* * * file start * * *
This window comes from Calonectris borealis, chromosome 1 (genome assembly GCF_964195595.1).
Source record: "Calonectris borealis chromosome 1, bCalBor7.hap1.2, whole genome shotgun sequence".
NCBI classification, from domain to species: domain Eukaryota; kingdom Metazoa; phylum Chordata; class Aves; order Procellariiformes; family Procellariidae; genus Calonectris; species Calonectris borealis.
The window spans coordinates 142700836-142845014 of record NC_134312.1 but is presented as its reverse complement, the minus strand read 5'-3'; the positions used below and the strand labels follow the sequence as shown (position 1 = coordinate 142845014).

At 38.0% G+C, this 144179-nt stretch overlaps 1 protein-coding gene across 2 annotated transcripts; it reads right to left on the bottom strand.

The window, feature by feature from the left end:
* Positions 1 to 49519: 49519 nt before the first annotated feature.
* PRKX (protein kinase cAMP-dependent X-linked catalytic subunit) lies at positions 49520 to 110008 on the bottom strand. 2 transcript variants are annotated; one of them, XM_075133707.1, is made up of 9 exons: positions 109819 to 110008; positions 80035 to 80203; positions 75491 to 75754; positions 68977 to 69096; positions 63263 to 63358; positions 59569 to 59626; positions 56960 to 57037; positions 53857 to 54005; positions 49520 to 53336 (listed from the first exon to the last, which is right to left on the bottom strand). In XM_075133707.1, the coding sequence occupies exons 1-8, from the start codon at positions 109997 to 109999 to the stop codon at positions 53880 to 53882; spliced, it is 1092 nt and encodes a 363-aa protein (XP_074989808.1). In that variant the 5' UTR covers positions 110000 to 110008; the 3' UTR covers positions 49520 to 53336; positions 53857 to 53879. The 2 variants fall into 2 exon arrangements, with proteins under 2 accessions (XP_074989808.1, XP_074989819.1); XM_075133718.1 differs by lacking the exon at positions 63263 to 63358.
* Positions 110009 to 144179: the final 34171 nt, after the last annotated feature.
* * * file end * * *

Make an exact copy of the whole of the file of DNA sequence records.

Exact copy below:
This window comes from Calonectris borealis, chromosome 1 (genome assembly GCF_964195595.1).
Source record: "Calonectris borealis chromosome 1, bCalBor7.hap1.2, whole genome shotgun sequence".
NCBI classification, from domain to species: domain Eukaryota; kingdom Metazoa; phylum Chordata; class Aves; order Procellariiformes; family Procellariidae; genus Calonectris; species Calonectris borealis.
The window spans coordinates 142700836-142845014 of record NC_134312.1 but is presented as its reverse complement, the minus strand read 5'-3'; the positions used below and the strand labels follow the sequence as shown (position 1 = coordinate 142845014).

At 38.0% G+C, this 144179-nt stretch overlaps 1 protein-coding gene across 2 annotated transcripts; it reads right to left on the bottom strand.

The window, feature by feature from the left end:
* Positions 1 to 49519: 49519 nt before the first annotated feature.
* PRKX (protein kinase cAMP-dependent X-linked catalytic subunit) lies at positions 49520 to 110008 on the bottom strand. 2 transcript variants are annotated; one of them, XM_075133707.1, is made up of 9 exons: positions 109819 to 110008; positions 80035 to 80203; positions 75491 to 75754; positions 68977 to 69096; positions 63263 to 63358; positions 59569 to 59626; positions 56960 to 57037; positions 53857 to 54005; positions 49520 to 53336 (listed from the first exon to the last, which is right to left on the bottom strand). In XM_075133707.1, the coding sequence occupies exons 1-8, from the start codon at positions 109997 to 109999 to the stop codon at positions 53880 to 53882; spliced, it is 1092 nt and encodes a 363-aa protein (XP_074989808.1). In that variant the 5' UTR covers positions 110000 to 110008; the 3' UTR covers positions 49520 to 53336; positions 53857 to 53879. The 2 variants fall into 2 exon arrangements, with proteins under 2 accessions (XP_074989808.1, XP_074989819.1); XM_075133718.1 differs by lacking the exon at positions 63263 to 63358.
* Positions 110009 to 144179: the final 34171 nt, after the last annotated feature.